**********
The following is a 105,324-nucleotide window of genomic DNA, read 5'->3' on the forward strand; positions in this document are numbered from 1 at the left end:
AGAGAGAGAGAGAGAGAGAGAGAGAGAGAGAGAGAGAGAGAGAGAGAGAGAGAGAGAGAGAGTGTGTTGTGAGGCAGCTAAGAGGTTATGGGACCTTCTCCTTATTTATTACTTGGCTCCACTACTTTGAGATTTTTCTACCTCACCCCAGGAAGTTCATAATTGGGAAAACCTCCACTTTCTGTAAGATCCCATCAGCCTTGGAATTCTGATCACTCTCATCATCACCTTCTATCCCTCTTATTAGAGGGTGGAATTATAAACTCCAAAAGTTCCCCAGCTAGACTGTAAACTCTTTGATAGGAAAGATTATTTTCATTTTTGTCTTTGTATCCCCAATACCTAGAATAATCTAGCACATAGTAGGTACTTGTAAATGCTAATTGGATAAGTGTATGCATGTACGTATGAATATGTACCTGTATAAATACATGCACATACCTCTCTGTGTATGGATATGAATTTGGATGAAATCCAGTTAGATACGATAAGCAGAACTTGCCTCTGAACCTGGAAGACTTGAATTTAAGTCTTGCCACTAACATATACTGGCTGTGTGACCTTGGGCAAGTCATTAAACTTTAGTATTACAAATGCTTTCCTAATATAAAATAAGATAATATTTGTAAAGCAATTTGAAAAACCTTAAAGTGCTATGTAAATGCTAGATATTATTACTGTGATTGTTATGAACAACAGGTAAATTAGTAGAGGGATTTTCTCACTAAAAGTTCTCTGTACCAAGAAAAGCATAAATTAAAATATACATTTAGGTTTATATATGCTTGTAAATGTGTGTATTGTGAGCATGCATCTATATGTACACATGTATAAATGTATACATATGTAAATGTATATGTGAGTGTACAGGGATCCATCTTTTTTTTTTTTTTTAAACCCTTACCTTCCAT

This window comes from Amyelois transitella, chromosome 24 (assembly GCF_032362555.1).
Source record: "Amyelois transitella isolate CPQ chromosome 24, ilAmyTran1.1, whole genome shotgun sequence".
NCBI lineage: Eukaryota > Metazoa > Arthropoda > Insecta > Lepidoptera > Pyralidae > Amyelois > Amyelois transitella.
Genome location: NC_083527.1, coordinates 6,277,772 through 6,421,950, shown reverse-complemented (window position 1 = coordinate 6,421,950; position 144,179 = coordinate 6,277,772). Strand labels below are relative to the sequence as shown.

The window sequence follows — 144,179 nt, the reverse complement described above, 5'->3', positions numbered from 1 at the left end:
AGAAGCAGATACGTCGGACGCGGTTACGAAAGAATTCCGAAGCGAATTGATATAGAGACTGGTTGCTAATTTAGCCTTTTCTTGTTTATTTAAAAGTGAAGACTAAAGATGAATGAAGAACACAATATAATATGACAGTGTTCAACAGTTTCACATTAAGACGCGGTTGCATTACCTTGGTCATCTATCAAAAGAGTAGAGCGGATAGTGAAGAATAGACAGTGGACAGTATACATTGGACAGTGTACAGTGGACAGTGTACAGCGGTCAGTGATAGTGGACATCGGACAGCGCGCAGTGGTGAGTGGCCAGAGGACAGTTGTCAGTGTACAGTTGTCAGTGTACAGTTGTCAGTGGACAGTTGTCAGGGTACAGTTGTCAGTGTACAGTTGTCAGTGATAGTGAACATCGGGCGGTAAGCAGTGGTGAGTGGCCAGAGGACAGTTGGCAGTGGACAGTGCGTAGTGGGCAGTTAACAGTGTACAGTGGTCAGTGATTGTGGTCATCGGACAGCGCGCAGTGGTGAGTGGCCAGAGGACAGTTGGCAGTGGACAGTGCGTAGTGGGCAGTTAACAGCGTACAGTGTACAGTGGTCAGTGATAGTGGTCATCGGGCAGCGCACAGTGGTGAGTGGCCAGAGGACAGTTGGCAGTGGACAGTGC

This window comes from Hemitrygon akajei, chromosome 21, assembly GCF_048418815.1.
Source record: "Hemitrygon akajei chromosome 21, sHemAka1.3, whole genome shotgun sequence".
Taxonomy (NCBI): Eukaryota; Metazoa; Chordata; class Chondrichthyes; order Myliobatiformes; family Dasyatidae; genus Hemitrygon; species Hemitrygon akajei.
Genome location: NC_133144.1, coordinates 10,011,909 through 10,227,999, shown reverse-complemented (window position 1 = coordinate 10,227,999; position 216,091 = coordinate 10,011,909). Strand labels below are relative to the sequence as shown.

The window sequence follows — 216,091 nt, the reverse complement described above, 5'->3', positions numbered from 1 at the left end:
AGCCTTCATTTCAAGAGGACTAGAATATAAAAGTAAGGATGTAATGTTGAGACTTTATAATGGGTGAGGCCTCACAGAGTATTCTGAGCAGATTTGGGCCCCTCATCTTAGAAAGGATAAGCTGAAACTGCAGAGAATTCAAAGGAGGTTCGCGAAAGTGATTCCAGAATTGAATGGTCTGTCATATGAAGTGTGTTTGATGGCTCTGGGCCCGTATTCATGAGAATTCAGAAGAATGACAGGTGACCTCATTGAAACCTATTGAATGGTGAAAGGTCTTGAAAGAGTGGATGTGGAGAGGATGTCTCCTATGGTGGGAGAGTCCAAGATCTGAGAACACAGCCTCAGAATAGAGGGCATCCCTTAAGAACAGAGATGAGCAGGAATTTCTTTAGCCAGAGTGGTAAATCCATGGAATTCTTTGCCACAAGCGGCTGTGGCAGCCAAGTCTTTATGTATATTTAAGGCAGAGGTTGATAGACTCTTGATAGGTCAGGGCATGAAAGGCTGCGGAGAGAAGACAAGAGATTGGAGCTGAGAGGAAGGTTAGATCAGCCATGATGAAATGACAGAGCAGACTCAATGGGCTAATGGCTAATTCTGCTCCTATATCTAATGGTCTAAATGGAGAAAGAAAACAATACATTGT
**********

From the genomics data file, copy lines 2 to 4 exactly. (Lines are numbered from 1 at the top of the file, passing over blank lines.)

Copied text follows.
AGAGAGAGAGAGAGAGAGAGAGAGAGAGAGAGAGAGAGAGAGAGAGAGAGAGAGAGAGAGAGTGTGTTGTGAGGCAGCTAAGAGGTTATGGGACCTTCTCCTTATTTATTACTTGGCTCCACTACTTTGAGATTTTTCTACCTCACCCCAGGAAGTTCATAATTGGGAAAACCTCCACTTTCTGTAAGATCCCATCAGCCTTGGAATTCTGATCACTCTCATCATCACCTTCTATCCCTCTTATTAGAGGGTGGAATTATAAACTCCAAAAGTTCCCCAGCTAGACTGTAAACTCTTTGATAGGAAAGATTATTTTCATTTTTGTCTTTGTATCCCCAATACCTAGAATAATCTAGCACATAGTAGGTACTTGTAAATGCTAATTGGATAAGTGTATGCATGTACGTATGAATATGTACCTGTATAAATACATGCACATACCTCTCTGTGTATGGATATGAATTTGGATGAAATCCAGTTAGATACGATAAGCAGAACTTGCCTCTGAACCTGGAAGACTTGAATTTAAGTCTTGCCACTAACATATACTGGCTGTGTGACCTTGGGCAAGTCATTAAACTTTAGTATTACAAATGCTTTCCTAATATAAAATAAGATAATATTTGTAAAGCAATTTGAAAAACCTTAAAGTGCTATGTAAATGCTAGATATTATTACTGTGATTGTTATGAACAACAGGTAAATTAGTAGAGGGATTTTCTCACTAAAAGTTCTCTGTACCAAGAAAAGCATAAATTAAAATATACATTTAGGTTTATATATGCTTGTAAATGTGTGTATTGTGAGCATGCATCTATATGTACACATGTATAAATGTATACATATGTAAATGTATATGTGAGTGTACAGGGATCCATCTTTTTTTTTTTTTTTAAACCCTTACCTTCCAT

This window comes from Amyelois transitella, chromosome 24 (assembly GCF_032362555.1).
Source record: "Amyelois transitella isolate CPQ chromosome 24, ilAmyTran1.1, whole genome shotgun sequence".